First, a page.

On the other hand, at least some of the iPhone 4 units are experiencing a different phenomenon which is far more disruptive and can lead to a complete loss of signal. This phenomenon only occurs when the antennae is covered in a specific fashion, namely when it is held in a left-hand orientation. Based on all the reports, it almost assuredly is related to the fact that two different external antennae come together on the bottom-left corner of the device. These antennae are electrically separated by a small piece of rubber which keeps them from contacting each other. It appears that when someone holds the iPhone 4 in their left hand --- with their skin contacting both antennae --- they can act as a conductor and short the antennae together. This probably depends on local conditions, skin conductivity, etc, but appears to be widespread.

Some of the questions that immediately come up when this is discussed are:

1) How would Apple's engineers miss such a basic engineering flaw?
2) Why does this only affect certain people and not others?

Additionally, there was a rumor going around that a customer service representative told a customer that there was a manufacturing defect related to some "iPhones not receiving a coating"...

With this information, I think the most rational explanation is that the iPhone 4 was indeed designed to receive a special non-conductive, perhaps anti-corrosive, coating on the stainless-steel antennae during the manufacturing process -- and something went wrong on at least some of the assembly lines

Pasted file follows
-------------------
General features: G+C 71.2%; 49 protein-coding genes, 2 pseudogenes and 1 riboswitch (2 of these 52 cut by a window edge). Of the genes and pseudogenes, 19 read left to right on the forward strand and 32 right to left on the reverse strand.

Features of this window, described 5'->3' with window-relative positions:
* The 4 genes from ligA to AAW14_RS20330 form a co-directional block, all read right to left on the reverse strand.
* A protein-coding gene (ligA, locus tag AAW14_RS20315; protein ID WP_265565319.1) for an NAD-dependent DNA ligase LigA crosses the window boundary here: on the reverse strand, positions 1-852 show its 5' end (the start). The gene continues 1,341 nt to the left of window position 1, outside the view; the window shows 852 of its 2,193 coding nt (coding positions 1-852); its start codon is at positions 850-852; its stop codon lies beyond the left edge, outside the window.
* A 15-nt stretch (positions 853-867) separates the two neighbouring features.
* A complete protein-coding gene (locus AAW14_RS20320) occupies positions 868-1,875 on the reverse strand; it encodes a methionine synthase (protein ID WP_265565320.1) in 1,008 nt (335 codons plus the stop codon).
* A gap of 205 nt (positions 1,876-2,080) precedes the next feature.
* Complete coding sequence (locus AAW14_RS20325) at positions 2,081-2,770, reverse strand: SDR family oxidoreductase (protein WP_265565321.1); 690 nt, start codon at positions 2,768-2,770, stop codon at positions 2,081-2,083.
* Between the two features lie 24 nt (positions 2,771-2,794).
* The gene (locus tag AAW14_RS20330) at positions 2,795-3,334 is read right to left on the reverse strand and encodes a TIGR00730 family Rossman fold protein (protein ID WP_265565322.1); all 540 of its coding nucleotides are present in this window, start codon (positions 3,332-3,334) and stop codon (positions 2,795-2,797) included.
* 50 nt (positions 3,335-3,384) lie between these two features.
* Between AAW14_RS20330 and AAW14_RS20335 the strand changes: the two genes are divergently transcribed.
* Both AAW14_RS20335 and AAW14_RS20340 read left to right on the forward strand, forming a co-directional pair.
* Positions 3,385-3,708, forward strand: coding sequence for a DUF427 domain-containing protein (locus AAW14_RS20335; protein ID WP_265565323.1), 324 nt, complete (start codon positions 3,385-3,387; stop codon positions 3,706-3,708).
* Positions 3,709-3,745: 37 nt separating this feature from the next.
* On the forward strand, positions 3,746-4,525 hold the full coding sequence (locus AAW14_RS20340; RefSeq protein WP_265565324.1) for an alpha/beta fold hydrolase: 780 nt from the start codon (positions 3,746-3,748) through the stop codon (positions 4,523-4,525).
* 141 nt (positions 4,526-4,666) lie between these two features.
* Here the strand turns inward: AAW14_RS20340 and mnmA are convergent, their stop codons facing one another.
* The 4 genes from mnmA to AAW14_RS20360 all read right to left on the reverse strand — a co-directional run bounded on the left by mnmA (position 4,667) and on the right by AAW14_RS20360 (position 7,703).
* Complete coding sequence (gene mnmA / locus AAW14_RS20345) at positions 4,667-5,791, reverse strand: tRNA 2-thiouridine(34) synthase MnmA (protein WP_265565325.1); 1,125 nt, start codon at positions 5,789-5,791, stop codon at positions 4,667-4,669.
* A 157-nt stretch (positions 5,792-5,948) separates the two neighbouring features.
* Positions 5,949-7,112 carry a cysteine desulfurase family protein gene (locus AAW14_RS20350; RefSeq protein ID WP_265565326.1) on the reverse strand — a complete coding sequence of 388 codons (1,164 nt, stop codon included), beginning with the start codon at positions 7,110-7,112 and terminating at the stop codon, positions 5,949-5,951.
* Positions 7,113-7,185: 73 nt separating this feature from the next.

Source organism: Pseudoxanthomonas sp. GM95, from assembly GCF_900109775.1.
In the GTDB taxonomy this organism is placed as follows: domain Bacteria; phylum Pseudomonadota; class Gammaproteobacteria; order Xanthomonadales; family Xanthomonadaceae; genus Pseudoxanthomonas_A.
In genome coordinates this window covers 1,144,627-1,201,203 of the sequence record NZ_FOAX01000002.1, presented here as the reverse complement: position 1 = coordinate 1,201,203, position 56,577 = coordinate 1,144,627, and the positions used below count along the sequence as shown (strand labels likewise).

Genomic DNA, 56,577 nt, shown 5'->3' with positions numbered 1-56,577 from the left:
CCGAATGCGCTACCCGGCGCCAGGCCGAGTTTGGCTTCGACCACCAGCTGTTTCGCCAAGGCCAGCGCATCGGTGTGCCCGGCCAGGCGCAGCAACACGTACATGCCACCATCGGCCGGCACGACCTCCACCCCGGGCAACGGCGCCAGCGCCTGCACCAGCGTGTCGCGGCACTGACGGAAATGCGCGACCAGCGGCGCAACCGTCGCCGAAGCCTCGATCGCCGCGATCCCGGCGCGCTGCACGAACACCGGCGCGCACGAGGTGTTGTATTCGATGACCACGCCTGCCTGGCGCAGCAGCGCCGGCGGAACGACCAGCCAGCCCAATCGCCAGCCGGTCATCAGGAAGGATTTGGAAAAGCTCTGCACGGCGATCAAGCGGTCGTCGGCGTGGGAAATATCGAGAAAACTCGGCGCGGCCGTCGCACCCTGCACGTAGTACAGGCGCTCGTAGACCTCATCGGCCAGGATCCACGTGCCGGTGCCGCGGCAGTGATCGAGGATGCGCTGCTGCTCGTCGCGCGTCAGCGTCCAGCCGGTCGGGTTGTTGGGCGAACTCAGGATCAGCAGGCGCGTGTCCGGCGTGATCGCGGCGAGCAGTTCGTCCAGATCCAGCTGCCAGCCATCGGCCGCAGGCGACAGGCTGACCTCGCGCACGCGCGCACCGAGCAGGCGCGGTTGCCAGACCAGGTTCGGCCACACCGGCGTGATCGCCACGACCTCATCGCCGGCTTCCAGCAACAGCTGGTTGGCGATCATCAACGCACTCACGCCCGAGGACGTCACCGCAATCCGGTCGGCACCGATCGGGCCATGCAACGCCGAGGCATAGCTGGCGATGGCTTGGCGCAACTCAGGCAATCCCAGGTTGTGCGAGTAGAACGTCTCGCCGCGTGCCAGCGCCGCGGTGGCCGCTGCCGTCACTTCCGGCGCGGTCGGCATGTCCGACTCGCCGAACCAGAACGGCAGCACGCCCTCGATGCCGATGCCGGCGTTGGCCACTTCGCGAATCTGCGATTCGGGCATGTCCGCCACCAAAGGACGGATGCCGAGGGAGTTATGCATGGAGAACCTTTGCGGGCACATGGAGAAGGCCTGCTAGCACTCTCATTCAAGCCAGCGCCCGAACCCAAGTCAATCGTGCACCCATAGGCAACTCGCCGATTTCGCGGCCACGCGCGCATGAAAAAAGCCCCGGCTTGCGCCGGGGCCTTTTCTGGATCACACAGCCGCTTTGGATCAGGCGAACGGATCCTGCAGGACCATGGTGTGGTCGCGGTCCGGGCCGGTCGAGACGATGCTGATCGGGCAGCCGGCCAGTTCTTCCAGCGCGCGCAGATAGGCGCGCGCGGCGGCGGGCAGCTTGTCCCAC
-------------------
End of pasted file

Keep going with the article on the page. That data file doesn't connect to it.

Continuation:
This would easily explain the problem with how Apple's engineers wouldn't see a basic engineering problem. Similarly, coupled with the fact that signal strength is highly variable based upon local conditions/radio frequency/topography, this would also explain why many people are unable to replicate this problem. Their device may not have the manufacturing defect, or perhaps their signal strength is very high and so less affected by the antennae shorting than a device with a lower signal to begin with.

The only part of this situation that is still confusing is Apple's varied responses. I'm beginning to think that once Apple figured out how widespread this manufacturing defect could be, and in order to avoid a costly recall, they decided to downplay the issue and act like the antennae issue is normal behavior.

What do you guys think?
post #30 of 168
Quote:
Originally Posted by Ireland View Post

Yeah, or just don't buy it that way.

Don't buy it with an antenna or don't buy it with a government regulation on where the antenna can be placed and how powerful it can be?
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post #31 of 168
Quote:
Originally Posted by solipsism View Post

Don't buy it with an antenna or don't buy it with a government regulation on where the antenna can be placed and how powerful it can be?

No, if this antenna issue cannot be fixed with software and then Apple doesn't change the hardware on some level to address this, just don't buy it that way.

The FFC says you need to have the antenna at the bottom, they never said the antenna should be on the outside of the phone where 'your hand touches it'.

You're talking about antenna attenuation, I'm taking about bridging the antenna. Different issue. Now, if they can fix this with software then it's not a big deal. If that is the case however, Steve confused a lot of people by telling a user to not hold it in that way, rather than saying a software fix is coming.
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post #32 of 168
Quote:
Originally Posted by winterspan View Post

Similar to the article about the antennae issue from Price Mclean, this one misses the point and (I feel) is intentionally conflating two separate issues in order to downplay the problem with (a subset of?) the iPhone 4 devices.

As has been repeated a thousand times, all cellular phones --- and all RF devices --- will have their signal strength attenuated to some degree if you cover their antennae with your hands or other body parts. Consequently, many, if not most cell phones will show an increased signal strength when you set it down on a table. No one is disputing this.
In fact, this should also happen with the iPhone 4 to some degree, depending on how much you are covering the antennae portion.